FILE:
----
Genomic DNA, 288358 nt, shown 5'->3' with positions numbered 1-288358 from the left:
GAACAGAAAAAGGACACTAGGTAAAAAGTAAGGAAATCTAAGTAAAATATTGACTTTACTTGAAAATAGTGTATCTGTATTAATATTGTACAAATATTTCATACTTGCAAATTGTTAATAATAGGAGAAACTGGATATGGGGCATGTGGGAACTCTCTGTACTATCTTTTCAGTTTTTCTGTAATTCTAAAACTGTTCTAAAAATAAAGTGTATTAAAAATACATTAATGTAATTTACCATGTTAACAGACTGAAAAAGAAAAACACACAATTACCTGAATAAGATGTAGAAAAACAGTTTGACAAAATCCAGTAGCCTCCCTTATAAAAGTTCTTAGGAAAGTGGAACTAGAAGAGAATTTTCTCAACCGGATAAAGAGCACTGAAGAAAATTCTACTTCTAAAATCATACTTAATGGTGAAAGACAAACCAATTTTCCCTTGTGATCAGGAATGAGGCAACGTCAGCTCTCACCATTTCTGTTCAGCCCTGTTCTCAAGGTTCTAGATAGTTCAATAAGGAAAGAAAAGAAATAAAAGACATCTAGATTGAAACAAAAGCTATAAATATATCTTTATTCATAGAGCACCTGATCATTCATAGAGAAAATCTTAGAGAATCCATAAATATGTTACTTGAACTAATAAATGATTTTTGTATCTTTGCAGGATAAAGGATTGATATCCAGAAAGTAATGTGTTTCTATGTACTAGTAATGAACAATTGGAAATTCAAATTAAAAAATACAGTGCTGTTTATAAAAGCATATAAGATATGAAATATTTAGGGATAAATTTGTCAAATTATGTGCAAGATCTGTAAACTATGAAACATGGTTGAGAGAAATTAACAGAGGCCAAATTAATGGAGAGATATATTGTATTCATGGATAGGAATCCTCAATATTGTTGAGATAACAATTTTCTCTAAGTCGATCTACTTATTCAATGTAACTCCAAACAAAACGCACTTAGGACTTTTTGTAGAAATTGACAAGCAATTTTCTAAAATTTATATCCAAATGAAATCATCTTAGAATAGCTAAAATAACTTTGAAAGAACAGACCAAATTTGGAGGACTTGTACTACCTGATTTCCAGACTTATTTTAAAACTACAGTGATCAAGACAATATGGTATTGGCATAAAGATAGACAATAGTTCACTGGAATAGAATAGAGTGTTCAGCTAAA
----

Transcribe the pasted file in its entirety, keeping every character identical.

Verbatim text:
Genomic DNA, 288358 nt, shown 5'->3' with positions numbered 1-288358 from the left:
GAACAGAAAAAGGACACTAGGTAAAAAGTAAGGAAATCTAAGTAAAATATTGACTTTACTTGAAAATAGTGTATCTGTATTAATATTGTACAAATATTTCATACTTGCAAATTGTTAATAATAGGAGAAACTGGATATGGGGCATGTGGGAACTCTCTGTACTATCTTTTCAGTTTTTCTGTAATTCTAAAACTGTTCTAAAAATAAAGTGTATTAAAAATACATTAATGTAATTTACCATGTTAACAGACTGAAAAAGAAAAACACACAATTACCTGAATAAGATGTAGAAAAACAGTTTGACAAAATCCAGTAGCCTCCCTTATAAAAGTTCTTAGGAAAGTGGAACTAGAAGAGAATTTTCTCAACCGGATAAAGAGCACTGAAGAAAATTCTACTTCTAAAATCATACTTAATGGTGAAAGACAAACCAATTTTCCCTTGTGATCAGGAATGAGGCAACGTCAGCTCTCACCATTTCTGTTCAGCCCTGTTCTCAAGGTTCTAGATAGTTCAATAAGGAAAGAAAAGAAATAAAAGACATCTAGATTGAAACAAAAGCTATAAATATATCTTTATTCATAGAGCACCTGATCATTCATAGAGAAAATCTTAGAGAATCCATAAATATGTTACTTGAACTAATAAATGATTTTTGTATCTTTGCAGGATAAAGGATTGATATCCAGAAAGTAATGTGTTTCTATGTACTAGTAATGAACAATTGGAAATTCAAATTAAAAAATACAGTGCTGTTTATAAAAGCATATAAGATATGAAATATTTAGGGATAAATTTGTCAAATTATGTGCAAGATCTGTAAACTATGAAACATGGTTGAGAGAAATTAACAGAGGCCAAATTAATGGAGAGATATATTGTATTCATGGATAGGAATCCTCAATATTGTTGAGATAACAATTTTCTCTAAGTCGATCTACTTATTCAATGTAACTCCAAACAAAACGCACTTAGGACTTTTTGTAGAAATTGACAAGCAATTTTCTAAAATTTATATCCAAATGAAATCATCTTAGAATAGCTAAAATAACTTTGAAAGAACAGACCAAATTTGGAGGACTTGTACTACCTGATTTCCAGACTTATTTTAAAACTACAGTGATCAAGACAATATGGTATTGGCATAAAGATAGACAATAGTTCACTGGAATAGAATAGAGTGTTCAGCTAAA